Introduction
Being a person brings with it serious existential concerns about how we ought to live our lives. To ignore these concerns is to live supercially and without deep meaning, conviction, or integrity. The study of ethics tries to provide critical insight and guidance regarding how we ought to live our lives. More specically, the study of ethics involves determining what truly constitutes good, right, and virtuous behavior. Correlatively, actually becoming an ethical person means trying to live by the standards and ideals at which we rationally arrive and persuading others to do the same. In this process several questions inevitably arise. To what extent are we obligated to do good for ourselves, others, and society? When seeking that which is good to what extent do we need to respect the rights of other persons? What exactly is a virtue and how do we actually promote virtuous behavior? What ought we to do when conceptions of the good, right, and virtuous conict? Grappling with these questions and acting on the often challenging implications that answers bring constitutes what Plato famously called an examined life and puts one on the path of a life truly worth living. As the unexamined life is not worth living in general, so too it is not worth living if we ignore ethics in our professional, business lives. Much of our lives are spent at or thinking about our jobs and the decisions we make in business aect a great number of people not directly involved in our more discrete transactions. After all, business is a complex, interrelated, and exceedingly inuential social practice where the impact of a single decision may have profound consequences. Engaging in business without critical regard for the harm we may cause others or the good we can produce, the rights we may infringe upon and the obligations we ought to respect, and how our conduct aects the kind of persons we and others ought to be is unbetting a life worth living. Fortunately, there are few who disagree with the belief that we ought to be ethical businesspersons. In philosophical, economic, and even managerial theory the general value and importance of business ethics has never really been denied. Indeed, the moral philosopher and then economist Adam Smith predicated capitalism and the rational pursuit of ones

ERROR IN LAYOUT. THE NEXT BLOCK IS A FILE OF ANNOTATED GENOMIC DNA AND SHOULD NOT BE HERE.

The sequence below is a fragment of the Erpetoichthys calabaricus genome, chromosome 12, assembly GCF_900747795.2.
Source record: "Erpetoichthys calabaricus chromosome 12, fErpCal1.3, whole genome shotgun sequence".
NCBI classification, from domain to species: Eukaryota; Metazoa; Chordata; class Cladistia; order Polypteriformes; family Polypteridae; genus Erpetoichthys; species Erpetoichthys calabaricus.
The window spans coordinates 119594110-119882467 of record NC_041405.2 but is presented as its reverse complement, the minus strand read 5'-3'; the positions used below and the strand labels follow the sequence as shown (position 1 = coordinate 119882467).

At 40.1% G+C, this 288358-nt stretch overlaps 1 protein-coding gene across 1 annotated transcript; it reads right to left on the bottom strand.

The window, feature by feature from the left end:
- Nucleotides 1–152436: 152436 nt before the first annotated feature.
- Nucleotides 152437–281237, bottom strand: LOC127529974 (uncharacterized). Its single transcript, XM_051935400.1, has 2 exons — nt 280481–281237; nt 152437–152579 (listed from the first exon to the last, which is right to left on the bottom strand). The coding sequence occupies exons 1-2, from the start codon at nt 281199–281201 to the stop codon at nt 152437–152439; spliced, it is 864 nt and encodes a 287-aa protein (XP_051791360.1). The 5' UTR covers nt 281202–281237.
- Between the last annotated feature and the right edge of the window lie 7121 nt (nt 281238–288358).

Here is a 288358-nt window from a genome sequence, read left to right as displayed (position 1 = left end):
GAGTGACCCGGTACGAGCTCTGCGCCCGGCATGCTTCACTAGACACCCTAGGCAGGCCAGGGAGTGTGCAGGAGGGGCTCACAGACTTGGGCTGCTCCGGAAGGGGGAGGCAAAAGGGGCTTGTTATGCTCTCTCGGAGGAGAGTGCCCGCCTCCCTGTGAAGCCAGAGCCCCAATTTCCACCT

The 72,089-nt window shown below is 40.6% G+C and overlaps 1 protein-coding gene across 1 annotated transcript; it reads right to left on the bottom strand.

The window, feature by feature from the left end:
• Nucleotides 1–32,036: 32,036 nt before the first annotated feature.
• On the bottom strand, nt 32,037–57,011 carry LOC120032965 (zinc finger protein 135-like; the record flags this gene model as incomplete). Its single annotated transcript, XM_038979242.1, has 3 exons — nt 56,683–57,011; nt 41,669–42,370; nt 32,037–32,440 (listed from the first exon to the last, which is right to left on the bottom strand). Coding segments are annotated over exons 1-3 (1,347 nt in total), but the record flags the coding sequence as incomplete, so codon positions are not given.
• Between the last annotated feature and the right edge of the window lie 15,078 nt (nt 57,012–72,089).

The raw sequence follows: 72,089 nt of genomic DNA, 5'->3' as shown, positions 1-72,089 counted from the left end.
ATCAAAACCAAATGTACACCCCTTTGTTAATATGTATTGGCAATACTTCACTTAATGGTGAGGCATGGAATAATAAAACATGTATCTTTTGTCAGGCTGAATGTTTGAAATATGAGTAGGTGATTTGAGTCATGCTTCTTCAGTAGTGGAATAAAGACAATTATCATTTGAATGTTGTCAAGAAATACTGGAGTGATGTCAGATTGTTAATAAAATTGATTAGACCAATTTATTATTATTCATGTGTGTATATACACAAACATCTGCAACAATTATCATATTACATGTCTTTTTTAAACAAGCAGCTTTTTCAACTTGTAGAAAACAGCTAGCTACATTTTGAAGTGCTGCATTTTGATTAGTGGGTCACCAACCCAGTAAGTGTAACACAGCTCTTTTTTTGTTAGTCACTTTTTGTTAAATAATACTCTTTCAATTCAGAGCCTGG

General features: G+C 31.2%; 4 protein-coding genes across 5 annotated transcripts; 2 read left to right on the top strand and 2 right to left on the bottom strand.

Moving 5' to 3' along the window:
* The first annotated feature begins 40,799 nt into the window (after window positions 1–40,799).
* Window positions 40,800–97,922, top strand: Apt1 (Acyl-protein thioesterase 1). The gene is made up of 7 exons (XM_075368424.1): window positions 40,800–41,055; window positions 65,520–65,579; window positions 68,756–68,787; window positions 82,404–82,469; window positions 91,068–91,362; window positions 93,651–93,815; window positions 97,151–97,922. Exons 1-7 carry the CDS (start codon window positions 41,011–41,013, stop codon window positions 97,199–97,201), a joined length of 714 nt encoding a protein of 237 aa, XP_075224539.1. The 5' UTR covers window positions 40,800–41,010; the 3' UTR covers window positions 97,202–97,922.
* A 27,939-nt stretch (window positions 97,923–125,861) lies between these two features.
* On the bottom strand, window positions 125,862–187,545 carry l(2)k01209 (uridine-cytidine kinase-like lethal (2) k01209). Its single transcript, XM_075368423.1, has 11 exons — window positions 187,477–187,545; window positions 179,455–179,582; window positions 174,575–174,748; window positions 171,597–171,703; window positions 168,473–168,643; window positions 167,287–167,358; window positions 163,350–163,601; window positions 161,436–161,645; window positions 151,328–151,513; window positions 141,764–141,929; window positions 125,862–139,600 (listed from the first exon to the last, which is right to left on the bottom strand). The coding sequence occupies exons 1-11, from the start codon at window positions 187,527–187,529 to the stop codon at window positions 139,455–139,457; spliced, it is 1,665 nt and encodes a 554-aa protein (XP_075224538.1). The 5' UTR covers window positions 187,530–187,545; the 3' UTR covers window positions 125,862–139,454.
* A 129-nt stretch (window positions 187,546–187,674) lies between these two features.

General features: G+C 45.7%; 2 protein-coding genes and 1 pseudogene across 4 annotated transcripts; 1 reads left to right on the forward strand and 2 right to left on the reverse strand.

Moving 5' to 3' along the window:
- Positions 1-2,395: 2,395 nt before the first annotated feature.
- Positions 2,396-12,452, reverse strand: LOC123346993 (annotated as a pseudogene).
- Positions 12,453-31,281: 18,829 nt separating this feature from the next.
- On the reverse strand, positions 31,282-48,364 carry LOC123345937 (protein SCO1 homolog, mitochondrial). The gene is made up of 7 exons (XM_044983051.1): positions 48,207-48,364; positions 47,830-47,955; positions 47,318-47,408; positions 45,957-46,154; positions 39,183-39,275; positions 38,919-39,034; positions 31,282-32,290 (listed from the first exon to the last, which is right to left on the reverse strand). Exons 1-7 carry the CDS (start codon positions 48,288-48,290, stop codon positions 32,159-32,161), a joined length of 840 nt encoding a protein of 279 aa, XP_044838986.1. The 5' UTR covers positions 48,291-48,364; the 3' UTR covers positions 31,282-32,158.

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self-interest on the idea that this sort of hedonism best promotes individual and social utility. Smith also appealed to the importance of justice as a virtue and heralded what he and others deemed the natural rights of liberty and property. We ought to leverage our property to help secure our own rational and freely chosen preferences and encourage others to engage in market relations to do the same for themselves. In this sense capitalism and economics have never been value neutral or amoral. Even laissez faire free market capitalists, as it will be demonstrated in chapters 1 and 2, believe that business is a practice designed to ultimately promote the greater good and demands managerial allegiance to at least a limited conception of corporate social responsibility. Economics, business, and management theory is built upon a rather sophisticated ethical framework, relying on normative idealsone ought do that which is good, respect that which is right, and act virtuouslyto justify and promote a complex variety of market transactions. Despite a great deal of academic accord, thoughts that business and ethics constitute mutually exclusive domains, or more forcefully that business ethics is an oxymoron, have prevailed. Statements like Business and ethics? There is a contradiction in terms! may still ring true in many circles. It is important to note, however, that these perceptions and statements speak to judgments regarding the way things are perceived to be and not necessarily to judgments regarding the way things ought to be. Philosophers accordingly draw a distinction between empirical or descriptive judgments (how things are) and normative judgments (how things ought to be). This technical, linguistic distinction echoes a degree of common sense likely instilled in us since children. Just because everyone is doing something, like drugs, stealing, or jumping o a bridge, does not mean that everyone ought to. So, the empirical statement that business ethics is an oxymoron does not mean that we are saying that we ought to behave unethically in business, for example, by defrauding shareholders, exploiting child labor, deceiving consumers about product safety issues, engaging in foreign corrupt practices, etc. The collapses of business giants like Enron, WorldCom, and Tyco and the more recent international nancial meltdowns have forcefully shifted public attention to normative considerations in business. Like never before businesses are now called on to change the way things are